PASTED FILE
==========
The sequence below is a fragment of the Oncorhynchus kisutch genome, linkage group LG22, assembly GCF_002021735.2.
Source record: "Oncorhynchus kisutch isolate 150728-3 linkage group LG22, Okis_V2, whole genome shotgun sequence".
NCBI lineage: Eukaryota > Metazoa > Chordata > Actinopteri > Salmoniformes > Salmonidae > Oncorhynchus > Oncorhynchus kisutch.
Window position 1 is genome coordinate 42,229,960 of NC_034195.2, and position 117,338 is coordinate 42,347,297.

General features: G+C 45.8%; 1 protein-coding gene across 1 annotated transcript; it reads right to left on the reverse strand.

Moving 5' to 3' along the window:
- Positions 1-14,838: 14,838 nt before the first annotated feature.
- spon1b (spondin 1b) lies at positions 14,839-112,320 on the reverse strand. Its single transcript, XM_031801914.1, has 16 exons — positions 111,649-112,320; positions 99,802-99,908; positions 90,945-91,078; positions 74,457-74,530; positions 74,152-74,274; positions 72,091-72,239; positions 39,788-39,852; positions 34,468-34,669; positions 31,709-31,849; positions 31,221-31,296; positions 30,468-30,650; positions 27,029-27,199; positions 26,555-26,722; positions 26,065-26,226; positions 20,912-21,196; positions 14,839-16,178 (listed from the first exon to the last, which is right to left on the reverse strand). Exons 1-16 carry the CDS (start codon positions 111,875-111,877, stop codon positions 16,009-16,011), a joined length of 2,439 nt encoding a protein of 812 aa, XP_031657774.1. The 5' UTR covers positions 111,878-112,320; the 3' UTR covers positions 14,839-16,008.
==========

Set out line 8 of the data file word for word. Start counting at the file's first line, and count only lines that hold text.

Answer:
- spon1b (spondin 1b) lies at positions 14,839-112,320 on the reverse strand. Its single transcript, XM_031801914.1, has 16 exons — positions 111,649-112,320; positions 99,802-99,908; positions 90,945-91,078; positions 74,457-74,530; positions 74,152-74,274; positions 72,091-72,239; positions 39,788-39,852; positions 34,468-34,669; positions 31,709-31,849; positions 31,221-31,296; positions 30,468-30,650; positions 27,029-27,199; positions 26,555-26,722; positions 26,065-26,226; positions 20,912-21,196; positions 14,839-16,178 (listed from the first exon to the last, which is right to left on the reverse strand). Exons 1-16 carry the CDS (start codon positions 111,875-111,877, stop codon positions 16,009-16,011), a joined length of 2,439 nt encoding a protein of 812 aa, XP_031657774.1. The 5' UTR covers positions 111,878-112,320; the 3' UTR covers positions 14,839-16,008.